2c. Exhibition / Programming / Publishing History.: 
See above
Part 3.
3a. Names and email addresses of Founders, Board Members, Directors or other key individuals:: 
Robert Elmes
3b. Could any of these individuals assist in providing an oral history of your organization?: 
Part 4.
4a. Is organization currently active?: 
4b. Year activity suspended if no longer active.: 
Organization Still Active
Part 5.
5a. Type of organization at its founding.: 
5b. Type of organization currently, or at the termination of activities.: 
Part 6.
6a. Does the organization have an archive?: 
6b. Are there any short or long-term threats to the organization?: 
Fiscal endangerment of organization
End of lease for your space resulting in a move to a smaller location
End of lease for your space resulting in termination of activities or changing of priorities
Changes in your physical space that will result in endangerment to your archival materials
6c. Other threats to the organization:: 
The incredible cost of real esatate in New York City and a resultiing lack of emerging artists.
Part 7.
Fiscal concerns
7a. How important is to the organization to preserve the organization’s historical material. From 1 – Very Important to 5 – Not Important.: 
1. Very Important
7b. Has planning for the preservation and documentation of archive begun?: 
7c. Does the organization know how and where to seek expertise and assistance?: 
7d. Does the organization have specific concerns regarding starting an archive working with its historic materials?:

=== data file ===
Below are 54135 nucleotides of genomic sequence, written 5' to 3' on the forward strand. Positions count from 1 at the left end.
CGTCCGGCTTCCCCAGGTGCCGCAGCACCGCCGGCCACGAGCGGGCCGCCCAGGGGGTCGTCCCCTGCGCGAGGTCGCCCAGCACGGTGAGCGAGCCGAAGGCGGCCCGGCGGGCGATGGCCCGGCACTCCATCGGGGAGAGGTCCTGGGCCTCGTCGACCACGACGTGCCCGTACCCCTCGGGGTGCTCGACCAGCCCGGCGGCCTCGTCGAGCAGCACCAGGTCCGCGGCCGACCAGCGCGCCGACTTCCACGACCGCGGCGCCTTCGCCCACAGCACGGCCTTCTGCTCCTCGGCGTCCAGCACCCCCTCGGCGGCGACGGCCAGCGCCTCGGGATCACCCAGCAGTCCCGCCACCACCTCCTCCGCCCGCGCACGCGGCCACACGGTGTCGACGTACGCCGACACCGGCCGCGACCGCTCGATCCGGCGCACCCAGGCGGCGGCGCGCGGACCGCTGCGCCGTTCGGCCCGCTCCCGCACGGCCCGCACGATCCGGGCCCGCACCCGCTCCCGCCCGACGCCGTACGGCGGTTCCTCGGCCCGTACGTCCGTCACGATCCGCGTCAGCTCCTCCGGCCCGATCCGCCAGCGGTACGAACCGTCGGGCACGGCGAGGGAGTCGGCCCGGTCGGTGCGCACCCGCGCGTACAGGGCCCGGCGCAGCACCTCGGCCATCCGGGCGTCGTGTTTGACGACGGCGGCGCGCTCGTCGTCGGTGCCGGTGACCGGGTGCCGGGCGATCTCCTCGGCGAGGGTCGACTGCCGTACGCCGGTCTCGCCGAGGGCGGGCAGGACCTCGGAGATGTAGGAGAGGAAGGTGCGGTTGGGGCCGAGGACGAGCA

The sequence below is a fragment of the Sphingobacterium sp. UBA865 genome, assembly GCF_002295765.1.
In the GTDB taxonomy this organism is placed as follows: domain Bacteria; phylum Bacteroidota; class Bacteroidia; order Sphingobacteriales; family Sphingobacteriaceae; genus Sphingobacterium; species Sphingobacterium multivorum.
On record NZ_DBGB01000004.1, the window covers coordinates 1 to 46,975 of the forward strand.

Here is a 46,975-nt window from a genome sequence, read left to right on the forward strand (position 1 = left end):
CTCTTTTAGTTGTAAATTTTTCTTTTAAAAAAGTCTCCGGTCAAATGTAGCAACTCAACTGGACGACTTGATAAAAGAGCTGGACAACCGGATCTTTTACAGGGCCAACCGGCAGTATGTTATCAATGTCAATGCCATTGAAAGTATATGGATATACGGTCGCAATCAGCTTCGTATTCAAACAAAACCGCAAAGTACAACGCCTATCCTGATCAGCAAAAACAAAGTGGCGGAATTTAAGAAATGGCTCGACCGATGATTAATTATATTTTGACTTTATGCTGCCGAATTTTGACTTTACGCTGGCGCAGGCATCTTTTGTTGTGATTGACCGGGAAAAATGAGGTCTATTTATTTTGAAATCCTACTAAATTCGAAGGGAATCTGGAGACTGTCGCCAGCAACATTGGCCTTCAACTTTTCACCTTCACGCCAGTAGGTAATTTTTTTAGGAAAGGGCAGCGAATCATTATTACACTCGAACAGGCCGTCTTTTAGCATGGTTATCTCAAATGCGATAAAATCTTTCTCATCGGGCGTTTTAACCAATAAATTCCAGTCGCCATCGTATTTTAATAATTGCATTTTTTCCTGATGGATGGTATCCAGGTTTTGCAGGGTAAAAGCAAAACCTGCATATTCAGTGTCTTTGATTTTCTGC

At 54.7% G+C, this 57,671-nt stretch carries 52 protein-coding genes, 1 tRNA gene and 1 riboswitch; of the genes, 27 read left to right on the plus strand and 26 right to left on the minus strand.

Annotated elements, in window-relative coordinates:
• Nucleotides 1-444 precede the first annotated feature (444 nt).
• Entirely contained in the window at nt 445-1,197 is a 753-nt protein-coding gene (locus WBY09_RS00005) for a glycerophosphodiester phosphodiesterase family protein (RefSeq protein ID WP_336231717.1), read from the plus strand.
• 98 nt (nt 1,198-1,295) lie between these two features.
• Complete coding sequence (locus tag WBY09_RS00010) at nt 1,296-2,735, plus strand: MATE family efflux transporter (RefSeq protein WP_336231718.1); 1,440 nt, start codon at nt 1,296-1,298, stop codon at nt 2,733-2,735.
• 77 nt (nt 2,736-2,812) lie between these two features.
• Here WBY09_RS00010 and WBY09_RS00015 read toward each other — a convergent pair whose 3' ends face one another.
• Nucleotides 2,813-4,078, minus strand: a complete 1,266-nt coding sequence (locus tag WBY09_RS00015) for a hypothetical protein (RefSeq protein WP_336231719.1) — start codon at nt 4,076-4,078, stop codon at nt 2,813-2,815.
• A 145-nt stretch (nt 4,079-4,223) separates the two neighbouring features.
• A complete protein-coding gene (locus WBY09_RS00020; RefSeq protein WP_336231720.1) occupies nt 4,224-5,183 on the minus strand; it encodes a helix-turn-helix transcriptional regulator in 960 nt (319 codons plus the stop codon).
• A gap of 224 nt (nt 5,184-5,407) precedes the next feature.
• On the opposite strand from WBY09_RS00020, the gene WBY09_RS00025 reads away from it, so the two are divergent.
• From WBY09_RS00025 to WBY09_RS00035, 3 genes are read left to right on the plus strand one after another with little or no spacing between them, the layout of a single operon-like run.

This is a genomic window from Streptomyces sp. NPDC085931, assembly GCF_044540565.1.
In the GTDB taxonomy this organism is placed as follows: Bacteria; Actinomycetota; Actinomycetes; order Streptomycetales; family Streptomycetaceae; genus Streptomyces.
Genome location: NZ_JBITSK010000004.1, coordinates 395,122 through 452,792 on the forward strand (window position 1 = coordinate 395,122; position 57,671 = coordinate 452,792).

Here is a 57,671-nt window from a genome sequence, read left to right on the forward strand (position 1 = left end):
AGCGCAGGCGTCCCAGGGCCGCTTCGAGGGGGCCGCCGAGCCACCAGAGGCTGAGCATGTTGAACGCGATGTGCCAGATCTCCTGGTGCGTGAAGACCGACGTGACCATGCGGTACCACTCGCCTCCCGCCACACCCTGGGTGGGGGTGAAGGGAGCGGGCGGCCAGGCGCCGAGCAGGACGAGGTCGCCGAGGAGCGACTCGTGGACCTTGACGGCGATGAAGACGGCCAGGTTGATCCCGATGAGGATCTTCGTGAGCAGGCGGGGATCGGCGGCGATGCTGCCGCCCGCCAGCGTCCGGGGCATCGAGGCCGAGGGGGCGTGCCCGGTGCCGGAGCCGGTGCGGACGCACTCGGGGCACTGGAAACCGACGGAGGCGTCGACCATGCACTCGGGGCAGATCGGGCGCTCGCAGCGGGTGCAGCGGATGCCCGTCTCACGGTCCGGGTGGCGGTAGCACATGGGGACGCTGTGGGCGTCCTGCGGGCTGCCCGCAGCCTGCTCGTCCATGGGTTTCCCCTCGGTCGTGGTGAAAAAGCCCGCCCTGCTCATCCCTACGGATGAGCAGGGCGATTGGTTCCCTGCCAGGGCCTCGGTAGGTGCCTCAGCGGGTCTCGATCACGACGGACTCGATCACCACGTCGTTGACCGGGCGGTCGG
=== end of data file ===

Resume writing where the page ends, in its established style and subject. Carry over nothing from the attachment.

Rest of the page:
Lack of Staff
Part 8.
8a. Is the organization's archives in the collection of another institution or promised to one?: 
8a. Location: 
IF YES to 8: University (Name)
8b. Archival materials are also located at:: 
Where are these locations?: 
Where are these locations? [I.E. Home / Office of Private Individual(s) (i.e. Former Board, Staff, Funders, etc)]
Part 9.
9. Does the organization maintain archives for any other organization.: 
IF YES to 9: 10a. Please describe:
Part 10a.
10a. Is the archive accessible to scholars, curators or researchers?: 
Part 10b.
10b. Are there conditions of access for scholars, curators or researchers?: 
Part 10c.
10c. How are arrangements made for access to archive?: 
There haven’t ever been any but we’re open to the idea!
Part 11.
The following questions address the historical materials (type, quantity and storage) of the organization. 11a. Paper Files and Documents: 
Artist Files
Financial Records
Legal Documents
Other Paper Files